“So, both kids will be in school this fall, right? What will you do?”
The more people started asking me this question, the tighter the knot became in my stomach. Of course, I knew that the time would come when both of my children would be school-age. Of course, I knew that the day would come when I’d go back to work. And of course, I knew that society would be looking to see my next move. But I never knew just how closely.
Sure, it’s normal for close friends to ask you what you plan on doing with your life. Your loved ones are genuinely interested in you and your decisions. But the constant questioning — from everyone — felt a little like badgering. I have found myself at family gatherings, kids’ birthday parties, and large family events where my next move becomes the general topic of conversation. But the truth that many stay-at-home moms deal with is that we just don’t know — yet.
You see, for SAHMs, we’ve spent the last several years wiping rears and tears, so honestly, we haven’t really given our own future a lot of thought. No, we don’t need a gold medal for doing this, it’s just that our next career move has been in the back of our mind. Yes, maybe it’s been burning brightly within us, but to dedicate a solid amount of time to making our own dreams come true just hasn’t been in the cards. And as we all know, finding a job can often take the time of a full-time job.
There’s also the uncertainty that blurs our vision. The world is ready for SAHMs to make some bold proclamation once our kids go back to school, but for many of us, we just don’t know what looks like yet. And — it’s a little scary.
Internally, many of us know we’re ready. We’ve given ourselves to our family for years, and we’re ready to get that fulfillment that only a job can give. We’re ready to blow-dry our hair instead of sliding it into a top knot. We’re prepared to toss our diaper bags to the side and load our laptops into our messenger bags again. But for some of us, that life is so far behind us, the thought of getting our professional life back is a little daunting.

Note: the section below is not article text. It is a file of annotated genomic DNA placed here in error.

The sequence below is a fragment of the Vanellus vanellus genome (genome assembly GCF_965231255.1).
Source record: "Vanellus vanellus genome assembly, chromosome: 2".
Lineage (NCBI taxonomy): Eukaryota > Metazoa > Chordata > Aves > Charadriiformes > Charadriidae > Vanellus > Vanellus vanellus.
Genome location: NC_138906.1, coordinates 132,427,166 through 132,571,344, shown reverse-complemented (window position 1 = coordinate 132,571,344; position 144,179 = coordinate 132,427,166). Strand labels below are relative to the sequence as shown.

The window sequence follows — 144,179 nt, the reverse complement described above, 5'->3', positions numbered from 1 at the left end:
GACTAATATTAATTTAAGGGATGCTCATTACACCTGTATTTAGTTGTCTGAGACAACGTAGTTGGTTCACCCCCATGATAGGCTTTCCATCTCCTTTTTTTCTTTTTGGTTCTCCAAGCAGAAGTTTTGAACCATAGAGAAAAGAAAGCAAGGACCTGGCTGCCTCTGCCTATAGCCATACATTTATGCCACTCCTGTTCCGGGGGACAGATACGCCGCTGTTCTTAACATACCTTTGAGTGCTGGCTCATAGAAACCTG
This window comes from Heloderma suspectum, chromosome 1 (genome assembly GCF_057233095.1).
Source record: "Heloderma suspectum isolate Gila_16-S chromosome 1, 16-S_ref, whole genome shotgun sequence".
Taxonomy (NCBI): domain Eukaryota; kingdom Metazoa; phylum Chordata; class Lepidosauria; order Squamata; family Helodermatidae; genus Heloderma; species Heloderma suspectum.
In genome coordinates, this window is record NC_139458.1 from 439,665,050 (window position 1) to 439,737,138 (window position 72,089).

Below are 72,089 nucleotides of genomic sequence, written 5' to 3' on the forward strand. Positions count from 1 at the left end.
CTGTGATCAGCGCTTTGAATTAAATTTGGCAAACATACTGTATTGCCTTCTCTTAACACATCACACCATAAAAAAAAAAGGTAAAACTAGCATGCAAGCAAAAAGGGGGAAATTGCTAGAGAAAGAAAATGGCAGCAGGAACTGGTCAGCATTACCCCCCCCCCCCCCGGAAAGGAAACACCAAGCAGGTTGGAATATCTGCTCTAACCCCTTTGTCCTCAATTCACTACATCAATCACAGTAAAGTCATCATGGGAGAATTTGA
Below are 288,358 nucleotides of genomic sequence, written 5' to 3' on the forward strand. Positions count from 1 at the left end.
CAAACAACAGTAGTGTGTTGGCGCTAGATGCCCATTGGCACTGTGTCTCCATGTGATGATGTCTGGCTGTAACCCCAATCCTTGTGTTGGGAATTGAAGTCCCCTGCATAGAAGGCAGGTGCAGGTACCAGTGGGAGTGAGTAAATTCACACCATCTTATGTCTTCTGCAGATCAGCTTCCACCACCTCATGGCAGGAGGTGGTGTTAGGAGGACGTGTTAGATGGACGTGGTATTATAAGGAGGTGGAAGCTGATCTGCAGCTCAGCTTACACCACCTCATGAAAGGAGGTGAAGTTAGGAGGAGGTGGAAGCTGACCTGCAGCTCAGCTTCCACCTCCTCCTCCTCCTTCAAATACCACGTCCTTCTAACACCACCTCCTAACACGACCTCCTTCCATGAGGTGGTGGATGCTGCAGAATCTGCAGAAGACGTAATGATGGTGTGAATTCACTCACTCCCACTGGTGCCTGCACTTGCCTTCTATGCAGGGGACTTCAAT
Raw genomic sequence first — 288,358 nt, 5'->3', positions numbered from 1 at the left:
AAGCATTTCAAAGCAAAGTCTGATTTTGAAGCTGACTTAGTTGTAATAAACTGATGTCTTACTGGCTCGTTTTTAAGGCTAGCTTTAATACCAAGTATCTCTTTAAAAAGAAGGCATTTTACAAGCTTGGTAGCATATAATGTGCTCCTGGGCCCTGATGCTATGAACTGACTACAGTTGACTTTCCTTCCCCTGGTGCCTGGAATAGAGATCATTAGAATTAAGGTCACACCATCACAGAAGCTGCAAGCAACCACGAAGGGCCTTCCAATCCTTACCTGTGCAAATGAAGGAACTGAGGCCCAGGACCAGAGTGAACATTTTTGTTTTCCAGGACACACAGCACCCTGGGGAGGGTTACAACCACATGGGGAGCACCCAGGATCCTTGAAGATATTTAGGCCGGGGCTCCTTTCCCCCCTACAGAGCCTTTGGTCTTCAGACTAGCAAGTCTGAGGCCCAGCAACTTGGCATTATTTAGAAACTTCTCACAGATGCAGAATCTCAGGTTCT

For me, I gave up teaching when my second child was a newborn and my mother was diagnosed with advanced cancer. The decision to give up my career is one I’d make all over again for my family. But I’d be lying if I said there weren’t times I ached to go back to work.
But I didn’t want to leave my children or my mother. So, I didn’t. Instead, I headed back to school to earn another graduate degree and started freelance writing — both things I could do at home and on my own schedule. It worked for me and my family.
But as it drew closer to the time when my youngest would start kindergarten, I began to debate whether I’d ever have it in me to step back into the classroom — as the teacher. So, I took the logical step and applied to all of the job openings out there.
Because I realized that I had to be the one to make a move. No one was going to waltz up to my front doorstep, ring the doorbell, and offer me a job. So I dusted off my high heels and walked into three interviews for three different adjunct teaching jobs at some local colleges. And after being the captain of my family’s ship for seven years, let me tell you, I earned every iota of the confidence that I had walking into those interviews. I mean, I endured the terrible twos, the threenager, and the fournado — so, not even the big scholars intimidated me anymore. My experiences at home, contrary to what you might think, helped me nail those interviews. I was offered all three jobs — and I accepted two.
I feel confident in my decision to reignite my teaching career again, because it’s a decision I made for myself and for my family. No one’s outside judgement made me feel like, hey, maybe I should go back to work.
SAHMs don’t need the constant questioning — we’ve had it long enough. We’ve endured all of the archaic statements like “What do you DO all day?” or “I wish I could lounge around in my yoga pants all day,” and worse, “Don’t you feel guilty you can’t provide some type of income to help?” Honestly, I never knew me choosing to be a SAHM would provoke so many unwanted questions and statements from people.
So, maybe before probing a stay-at-home mom with questions, first ask yourself if you sincerely care about the woman behind that SAHM. Because her future is up to her. And no one else.